Explanatory Memorandum

Prison (Amendment) (Northern Ireland) Order 2004

2004 No. 704

The Main Provisions of the Order

Title, Commencement and Interpretation

Articles 1 & 2 provide for the title, commencement and interpretation of the Order.

Membership of board of visitors for prison

Article 3 removes the statutory requirement, from section 10(4) of the Prison Act (Northern Ireland) 1953, for the Board of Visitors at each prison to include at least two Justices of the Peace amongst their number as it is no longer operationally necessary and is inconsistent with equality obligations.

Detention in the custody of a constable where admission to prison not practicable

Article 4 creates a new section in the Prison Act (NI) 1953 affirming the lawful temporary detention in police custody of persons committed to prison by the courts in circumstances where it is not practicable to immediately admit them to prison. The article also provides that police may return such persons, held in their custody, to court where required to do so.

Testing prisoners for alcohol and drugs

Articles 5 & 6 create new sections in the Prison Act (Northern Ireland) 1953 providing enabling powers for mandatory alcohol testing and drugs testing of prisoners, which is a development objective of the Northern Ireland Prison Service’s drugs strategy. The Articles provide that, in circumstances where the Secretary of State has authorised the commencement of mandatory alcohol or drugs testing of prisoners, any designated person - appointed under section 2 (2) of that Act – and authorised by the Governor to do so, may require a prisoner to provide a sample of urine for testing. The Articles also provide that any other non-intimate sample material may be required for the purposes of testing either instead of, or in addition to, a sample of urine.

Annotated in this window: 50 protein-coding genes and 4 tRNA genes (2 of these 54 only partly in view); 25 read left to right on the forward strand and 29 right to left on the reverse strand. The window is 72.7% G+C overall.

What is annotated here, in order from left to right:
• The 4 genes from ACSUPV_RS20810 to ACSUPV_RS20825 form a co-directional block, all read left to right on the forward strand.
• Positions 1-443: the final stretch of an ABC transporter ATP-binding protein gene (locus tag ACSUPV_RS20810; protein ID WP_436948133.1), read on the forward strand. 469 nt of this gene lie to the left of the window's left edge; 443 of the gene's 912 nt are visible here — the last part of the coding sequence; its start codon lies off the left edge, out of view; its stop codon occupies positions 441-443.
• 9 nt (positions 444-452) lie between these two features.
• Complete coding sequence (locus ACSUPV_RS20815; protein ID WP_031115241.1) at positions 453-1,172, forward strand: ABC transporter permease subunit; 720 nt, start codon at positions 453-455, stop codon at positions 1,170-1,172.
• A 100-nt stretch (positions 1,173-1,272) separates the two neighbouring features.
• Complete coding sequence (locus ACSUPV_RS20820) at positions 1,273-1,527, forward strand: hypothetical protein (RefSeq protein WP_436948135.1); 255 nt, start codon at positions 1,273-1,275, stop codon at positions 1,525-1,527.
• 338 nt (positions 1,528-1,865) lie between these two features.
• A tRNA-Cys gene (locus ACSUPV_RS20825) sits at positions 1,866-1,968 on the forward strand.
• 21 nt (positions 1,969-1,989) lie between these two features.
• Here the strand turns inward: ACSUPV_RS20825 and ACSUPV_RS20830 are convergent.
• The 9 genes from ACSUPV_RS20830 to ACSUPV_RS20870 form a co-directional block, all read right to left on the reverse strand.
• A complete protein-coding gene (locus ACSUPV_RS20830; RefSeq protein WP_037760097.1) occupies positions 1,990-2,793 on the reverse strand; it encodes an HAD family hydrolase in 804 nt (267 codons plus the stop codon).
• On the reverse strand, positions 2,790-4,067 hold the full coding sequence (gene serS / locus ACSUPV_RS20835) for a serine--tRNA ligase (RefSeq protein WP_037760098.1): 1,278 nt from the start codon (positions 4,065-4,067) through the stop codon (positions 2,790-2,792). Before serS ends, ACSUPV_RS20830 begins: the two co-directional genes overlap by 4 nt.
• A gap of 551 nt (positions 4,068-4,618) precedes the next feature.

Repeal of section 40 of the Prison Act (NI) 1953

Article 7 repeals a provision which provided that unconvicted prisoners can be permitted to receive pre-prepared foodstuffs purchased by others and provided for their consumption in prison. This removes the opportunity for illicit substances to be secreted in such goods. The repeal will not affect prisoners’ ability to purchase foodstuffs through authorised channels in the prison.